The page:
And to no surprise, it didn't matter.
McClinton grew to 6-foot-3, and a steady dose of weight-lifting helped chisel his frame to 200 pounds. And like his playing days as a youngster, the size of the opponent never bothered him.
He battled top-ranked teams of all sizes, with 6-foot-9 centers and collapsing defenses. Most teams structured their entire defensive game-plans around McClinton.
It still didn't matter.
"I don't think I've ever seen a player get surrounded like Lontas did," said Holifield. "He's the only player I've ever had that had that much attention around him. He was quite a factor inside. He received a lot of attention from a lot of teams when they were double- and triple-teaming him at times and he helped us win a lot of games."
His explosive leaping ability and quickness made him virtually unguardable for any one player.
With a wide array of spin moves and simply shooting over the top of people, McClinton's athleticism was unmatched by any player in the area.
He often took great pleasure in exciting the fans with spectacular slam dunks.
"He's probably the most explosive player we've had here as far as getting off the floor," said Holifield. "He's very quick off the floor and he's very explosive around the basket. That's why he's so hard to guard and so hard to contain, because he can just jump up over people and there's just not many players that come along with that type of ability."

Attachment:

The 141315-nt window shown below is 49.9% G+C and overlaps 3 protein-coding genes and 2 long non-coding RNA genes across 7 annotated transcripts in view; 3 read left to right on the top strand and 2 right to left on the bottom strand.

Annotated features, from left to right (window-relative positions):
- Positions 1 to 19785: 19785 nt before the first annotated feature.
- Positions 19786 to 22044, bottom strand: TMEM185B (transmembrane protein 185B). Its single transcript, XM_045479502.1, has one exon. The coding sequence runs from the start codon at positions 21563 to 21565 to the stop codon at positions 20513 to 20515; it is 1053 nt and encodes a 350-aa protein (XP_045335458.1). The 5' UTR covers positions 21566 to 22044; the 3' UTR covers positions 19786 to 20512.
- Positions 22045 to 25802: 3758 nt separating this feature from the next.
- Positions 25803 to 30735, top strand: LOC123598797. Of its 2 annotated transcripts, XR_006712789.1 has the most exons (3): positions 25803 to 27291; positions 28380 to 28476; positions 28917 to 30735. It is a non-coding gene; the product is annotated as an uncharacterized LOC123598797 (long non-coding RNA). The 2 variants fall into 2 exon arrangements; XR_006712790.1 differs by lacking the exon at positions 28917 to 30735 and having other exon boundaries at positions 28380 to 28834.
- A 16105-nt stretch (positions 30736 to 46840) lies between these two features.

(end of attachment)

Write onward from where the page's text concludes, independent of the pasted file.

McClinton played the four, or power forward, in high school. But he will most likely be moved to a wing position in college.
"He's already made a great deal of improvement over the past year in his jumpshot and his ball-handling skills," said Holifield. "He's worked very hard to improve those skills. At the next level he'll probably end up playing the three-spot. He's just going to mature and get better in every facet of the game I feel."
McClinton's improvement was evidenced by his stats. He made 4-of-10 three-pointers this season in addition to his increased field goal percentage. And he rarely turned the ball over.
"I don't think I'd be able to play in the post in college," said McClinton. "I think I'd probably play the three-spot or something. But I think I'd have an advantage on most of the guards because I know how to play the post game real well. I need to improve my ball-handling skills and my jump-shot."
Holifield says McClinton will most likely need two years to work on his perimeter game at a junior college.
"He's going to get some opportunities to play somewhere," said Holifield. "He's probably going to go the junior college route which would be a good experience for him and a good opportunity. I feel like he can do very well at that level. He'll just grow and mature and continue to improve."
Considering all they've been through, Holifield has gotten plenty of praise for not giving up on McClinton.
But he says he's just as proud of McClinton's progress off the court as he is anything he's done on it.
"There's no doubt about it, Lontas is a success story," said Holifield.